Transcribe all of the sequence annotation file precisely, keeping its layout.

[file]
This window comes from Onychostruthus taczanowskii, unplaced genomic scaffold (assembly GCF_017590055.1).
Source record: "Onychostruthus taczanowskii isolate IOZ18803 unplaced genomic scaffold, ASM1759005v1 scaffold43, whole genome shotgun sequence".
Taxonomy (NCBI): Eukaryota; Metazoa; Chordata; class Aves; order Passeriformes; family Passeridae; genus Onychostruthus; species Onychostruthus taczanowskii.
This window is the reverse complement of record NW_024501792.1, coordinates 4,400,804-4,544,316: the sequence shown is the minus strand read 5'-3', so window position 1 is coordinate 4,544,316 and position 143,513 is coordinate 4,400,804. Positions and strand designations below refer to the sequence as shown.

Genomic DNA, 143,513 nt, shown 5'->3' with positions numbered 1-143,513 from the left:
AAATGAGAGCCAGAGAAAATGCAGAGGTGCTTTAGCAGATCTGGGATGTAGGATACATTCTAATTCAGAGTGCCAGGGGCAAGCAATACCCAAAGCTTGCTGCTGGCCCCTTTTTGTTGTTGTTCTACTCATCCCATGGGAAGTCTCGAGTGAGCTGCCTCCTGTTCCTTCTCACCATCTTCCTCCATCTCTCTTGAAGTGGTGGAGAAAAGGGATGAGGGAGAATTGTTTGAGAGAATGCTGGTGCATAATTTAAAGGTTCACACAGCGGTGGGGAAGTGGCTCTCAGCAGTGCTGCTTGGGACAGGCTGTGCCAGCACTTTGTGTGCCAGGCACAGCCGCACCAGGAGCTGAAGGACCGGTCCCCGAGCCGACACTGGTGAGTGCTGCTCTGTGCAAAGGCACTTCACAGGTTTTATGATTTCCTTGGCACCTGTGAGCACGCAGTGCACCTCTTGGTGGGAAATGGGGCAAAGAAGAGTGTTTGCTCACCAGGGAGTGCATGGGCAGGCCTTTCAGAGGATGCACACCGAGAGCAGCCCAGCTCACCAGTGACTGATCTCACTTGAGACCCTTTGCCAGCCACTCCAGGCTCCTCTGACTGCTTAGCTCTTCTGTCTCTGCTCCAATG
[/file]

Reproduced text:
This window comes from Onychostruthus taczanowskii, unplaced genomic scaffold (assembly GCF_017590055.1).
Source record: "Onychostruthus taczanowskii isolate IOZ18803 unplaced genomic scaffold, ASM1759005v1 scaffold43, whole genome shotgun sequence".
Taxonomy (NCBI): Eukaryota; Metazoa; Chordata; class Aves; order Passeriformes; family Passeridae; genus Onychostruthus; species Onychostruthus taczanowskii.
This window is the reverse complement of record NW_024501792.1, coordinates 4,400,804-4,544,316: the sequence shown is the minus strand read 5'-3', so window position 1 is coordinate 4,544,316 and position 143,513 is coordinate 4,400,804. Positions and strand designations below refer to the sequence as shown.

Genomic DNA, 143,513 nt, shown 5'->3' with positions numbered 1-143,513 from the left:
AAATGAGAGCCAGAGAAAATGCAGAGGTGCTTTAGCAGATCTGGGATGTAGGATACATTCTAATTCAGAGTGCCAGGGGCAAGCAATACCCAAAGCTTGCTGCTGGCCCCTTTTTGTTGTTGTTCTACTCATCCCATGGGAAGTCTCGAGTGAGCTGCCTCCTGTTCCTTCTCACCATCTTCCTCCATCTCTCTTGAAGTGGTGGAGAAAAGGGATGAGGGAGAATTGTTTGAGAGAATGCTGGTGCATAATTTAAAGGTTCACACAGCGGTGGGGAAGTGGCTCTCAGCAGTGCTGCTTGGGACAGGCTGTGCCAGCACTTTGTGTGCCAGGCACAGCCGCACCAGGAGCTGAAGGACCGGTCCCCGAGCCGACACTGGTGAGTGCTGCTCTGTGCAAAGGCACTTCACAGGTTTTATGATTTCCTTGGCACCTGTGAGCACGCAGTGCACCTCTTGGTGGGAAATGGGGCAAAGAAGAGTGTTTGCTCACCAGGGAGTGCATGGGCAGGCCTTTCAGAGGATGCACACCGAGAGCAGCCCAGCTCACCAGTGACTGATCTCACTTGAGACCCTTTGCCAGCCACTCCAGGCTCCTCTGACTGCTTAGCTCTTCTGTCTCTGCTCCAATG